When I say I have the best support system on this earth, I truly do. In my mind, I was going to eat my flaming hot lays (don’t judge me they have gotten me through my program), redbull, sandwiches and water. My friends said no ma’am, and delivered Chipotle, and homemade meals to push me to the finish line. Food and nutrition are very important for you to be alert during the prelims process. I am grateful for every meal, text message, facetime of encouragement and sign of survival. To some this seems very small but to someone who has been writing for hours and barely moves unless it is going to the restroom, simply means the world. My support systems’ acts of kindness helped me focus on writing my best work. If you do not have a support system let me know. I specialize in motivation #TheVillage
Have a Plan or Plan to Fail
Everything that I shared with you was shared with me. I listened to previous cohort members and I developed a process for myself. Figure out how to attack your comprehensive exam process and make sure you give it your all. A few things to plan for:
- Take Home Process: Where will you to take your prelims? Location is key. Consider reserving space in the library, conference rooms, or checking into a hotel. If you can have a space with a dry erase board you might be able to write your thoughts out on the board to help you be organized.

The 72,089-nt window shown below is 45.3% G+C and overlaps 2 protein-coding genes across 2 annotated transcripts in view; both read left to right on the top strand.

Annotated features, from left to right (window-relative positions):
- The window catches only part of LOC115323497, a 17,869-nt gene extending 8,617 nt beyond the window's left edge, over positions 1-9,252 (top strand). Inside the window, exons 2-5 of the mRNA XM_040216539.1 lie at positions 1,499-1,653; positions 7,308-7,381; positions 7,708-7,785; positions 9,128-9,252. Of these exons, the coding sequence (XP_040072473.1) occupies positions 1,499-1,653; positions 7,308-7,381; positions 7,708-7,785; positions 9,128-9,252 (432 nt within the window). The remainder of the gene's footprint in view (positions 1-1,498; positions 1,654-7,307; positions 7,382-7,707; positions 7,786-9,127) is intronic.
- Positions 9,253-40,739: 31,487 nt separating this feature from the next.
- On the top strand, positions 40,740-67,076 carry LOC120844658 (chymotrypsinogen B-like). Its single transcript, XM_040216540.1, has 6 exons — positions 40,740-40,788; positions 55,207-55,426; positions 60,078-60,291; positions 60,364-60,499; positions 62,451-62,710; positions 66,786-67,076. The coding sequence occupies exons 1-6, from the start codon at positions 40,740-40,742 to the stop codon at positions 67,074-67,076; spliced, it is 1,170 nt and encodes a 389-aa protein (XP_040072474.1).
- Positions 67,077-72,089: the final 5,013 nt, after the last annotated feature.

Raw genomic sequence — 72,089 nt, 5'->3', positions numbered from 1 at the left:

- In Class Process: How are you practicing self-care each day? Make sure you have planned out meals. You have to eat.
- Don’t forget to sleep. It is still important to help you be successful. Your mind needs to refuel.
- Take Home Process: How will you transport your course materials?
- Time matters. If your program requires that you have your exam in at a specific time make that deadline.
There is no one approach to comprehensive exams/prelims just know what works for you. It’s also important to know that if you don’t pass and have to do a re-write, do it! To some re-writes are a sign of failure and for some programs that might be the case but I like to think that it is another opportunity to finish. So that second time give it all that you have and leave nothing on the table, on the paper or in the book. You’re in your program for reason and finish strong!!!
If a little ambitious girl from Detroit (West Chicago & Prairie), who lost her mother in the middle of her undergraduate senior year, and has struck out more than she has gotten on base can become a Doctoral Candidate there is hope for everyone!
Shetina M. Jones
A Doctoral Candidate cheering for other doctoral students